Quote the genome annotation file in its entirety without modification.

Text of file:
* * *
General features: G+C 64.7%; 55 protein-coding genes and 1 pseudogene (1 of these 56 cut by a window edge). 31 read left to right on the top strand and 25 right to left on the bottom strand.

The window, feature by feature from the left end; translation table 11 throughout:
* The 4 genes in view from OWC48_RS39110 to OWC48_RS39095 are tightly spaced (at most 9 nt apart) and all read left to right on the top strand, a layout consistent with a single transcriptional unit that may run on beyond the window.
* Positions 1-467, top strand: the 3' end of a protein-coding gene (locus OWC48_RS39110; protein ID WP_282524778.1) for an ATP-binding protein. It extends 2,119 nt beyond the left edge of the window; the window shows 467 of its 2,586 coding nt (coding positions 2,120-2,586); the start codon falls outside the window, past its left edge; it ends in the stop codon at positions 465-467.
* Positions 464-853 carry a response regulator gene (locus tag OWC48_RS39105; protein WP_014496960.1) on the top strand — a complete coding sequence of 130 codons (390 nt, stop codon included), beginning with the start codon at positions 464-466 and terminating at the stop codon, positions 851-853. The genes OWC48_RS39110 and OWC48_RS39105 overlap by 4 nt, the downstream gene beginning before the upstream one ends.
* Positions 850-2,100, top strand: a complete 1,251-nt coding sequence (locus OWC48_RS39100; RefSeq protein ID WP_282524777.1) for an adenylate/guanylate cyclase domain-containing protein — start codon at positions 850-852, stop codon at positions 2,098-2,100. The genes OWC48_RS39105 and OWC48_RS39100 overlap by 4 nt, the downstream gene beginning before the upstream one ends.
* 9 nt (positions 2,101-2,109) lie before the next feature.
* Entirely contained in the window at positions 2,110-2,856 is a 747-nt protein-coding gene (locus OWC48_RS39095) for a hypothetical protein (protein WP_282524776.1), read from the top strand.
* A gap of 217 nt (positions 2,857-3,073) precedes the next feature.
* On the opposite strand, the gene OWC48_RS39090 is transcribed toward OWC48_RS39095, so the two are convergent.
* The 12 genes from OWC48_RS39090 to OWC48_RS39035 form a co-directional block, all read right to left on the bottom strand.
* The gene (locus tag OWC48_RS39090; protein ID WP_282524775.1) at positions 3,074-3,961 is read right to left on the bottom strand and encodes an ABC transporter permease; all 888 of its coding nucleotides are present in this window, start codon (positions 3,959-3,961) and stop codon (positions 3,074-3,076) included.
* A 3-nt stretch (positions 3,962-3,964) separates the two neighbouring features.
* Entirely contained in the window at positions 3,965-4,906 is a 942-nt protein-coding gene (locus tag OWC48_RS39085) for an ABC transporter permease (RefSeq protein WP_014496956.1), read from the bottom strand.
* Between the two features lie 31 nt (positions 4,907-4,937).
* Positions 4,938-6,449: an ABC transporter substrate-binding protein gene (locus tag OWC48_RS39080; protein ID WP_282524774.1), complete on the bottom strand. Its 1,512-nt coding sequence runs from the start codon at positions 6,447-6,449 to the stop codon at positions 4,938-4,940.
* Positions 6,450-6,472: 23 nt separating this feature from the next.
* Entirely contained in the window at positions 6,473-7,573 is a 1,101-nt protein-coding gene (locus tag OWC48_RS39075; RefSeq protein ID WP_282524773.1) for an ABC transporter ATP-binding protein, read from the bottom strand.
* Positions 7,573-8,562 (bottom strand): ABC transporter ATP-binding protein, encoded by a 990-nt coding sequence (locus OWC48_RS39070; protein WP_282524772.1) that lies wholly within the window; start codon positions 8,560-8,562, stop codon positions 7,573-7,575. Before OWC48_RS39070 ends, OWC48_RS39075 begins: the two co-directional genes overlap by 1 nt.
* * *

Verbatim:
General features: G+C 64.7%; 55 protein-coding genes and 1 pseudogene (1 of these 56 cut by a window edge). 31 read left to right on the top strand and 25 right to left on the bottom strand.

The window, feature by feature from the left end; translation table 11 throughout:
* The 4 genes in view from OWC48_RS39110 to OWC48_RS39095 are tightly spaced (at most 9 nt apart) and all read left to right on the top strand, a layout consistent with a single transcriptional unit that may run on beyond the window.
* Positions 1-467, top strand: the 3' end of a protein-coding gene (locus OWC48_RS39110; protein ID WP_282524778.1) for an ATP-binding protein. It extends 2,119 nt beyond the left edge of the window; the window shows 467 of its 2,586 coding nt (coding positions 2,120-2,586); the start codon falls outside the window, past its left edge; it ends in the stop codon at positions 465-467.
* Positions 464-853 carry a response regulator gene (locus tag OWC48_RS39105; protein WP_014496960.1) on the top strand — a complete coding sequence of 130 codons (390 nt, stop codon included), beginning with the start codon at positions 464-466 and terminating at the stop codon, positions 851-853. The genes OWC48_RS39110 and OWC48_RS39105 overlap by 4 nt, the downstream gene beginning before the upstream one ends.
* Positions 850-2,100, top strand: a complete 1,251-nt coding sequence (locus OWC48_RS39100; RefSeq protein ID WP_282524777.1) for an adenylate/guanylate cyclase domain-containing protein — start codon at positions 850-852, stop codon at positions 2,098-2,100. The genes OWC48_RS39105 and OWC48_RS39100 overlap by 4 nt, the downstream gene beginning before the upstream one ends.
* 9 nt (positions 2,101-2,109) lie before the next feature.
* Entirely contained in the window at positions 2,110-2,856 is a 747-nt protein-coding gene (locus OWC48_RS39095) for a hypothetical protein (protein WP_282524776.1), read from the top strand.
* A gap of 217 nt (positions 2,857-3,073) precedes the next feature.
* On the opposite strand, the gene OWC48_RS39090 is transcribed toward OWC48_RS39095, so the two are convergent.
* The 12 genes from OWC48_RS39090 to OWC48_RS39035 form a co-directional block, all read right to left on the bottom strand.
* The gene (locus tag OWC48_RS39090; protein ID WP_282524775.1) at positions 3,074-3,961 is read right to left on the bottom strand and encodes an ABC transporter permease; all 888 of its coding nucleotides are present in this window, start codon (positions 3,959-3,961) and stop codon (positions 3,074-3,076) included.
* A 3-nt stretch (positions 3,962-3,964) separates the two neighbouring features.
* Entirely contained in the window at positions 3,965-4,906 is a 942-nt protein-coding gene (locus tag OWC48_RS39085) for an ABC transporter permease (RefSeq protein WP_014496956.1), read from the bottom strand.
* Between the two features lie 31 nt (positions 4,907-4,937).
* Positions 4,938-6,449: an ABC transporter substrate-binding protein gene (locus tag OWC48_RS39080; protein ID WP_282524774.1), complete on the bottom strand. Its 1,512-nt coding sequence runs from the start codon at positions 6,447-6,449 to the stop codon at positions 4,938-4,940.
* Positions 6,450-6,472: 23 nt separating this feature from the next.
* Entirely contained in the window at positions 6,473-7,573 is a 1,101-nt protein-coding gene (locus tag OWC48_RS39075; RefSeq protein ID WP_282524773.1) for an ABC transporter ATP-binding protein, read from the bottom strand.
* Positions 7,573-8,562 (bottom strand): ABC transporter ATP-binding protein, encoded by a 990-nt coding sequence (locus OWC48_RS39070; protein WP_282524772.1) that lies wholly within the window; start codon positions 8,560-8,562, stop codon positions 7,573-7,575. Before OWC48_RS39070 ends, OWC48_RS39075 begins: the two co-directional genes overlap by 1 nt.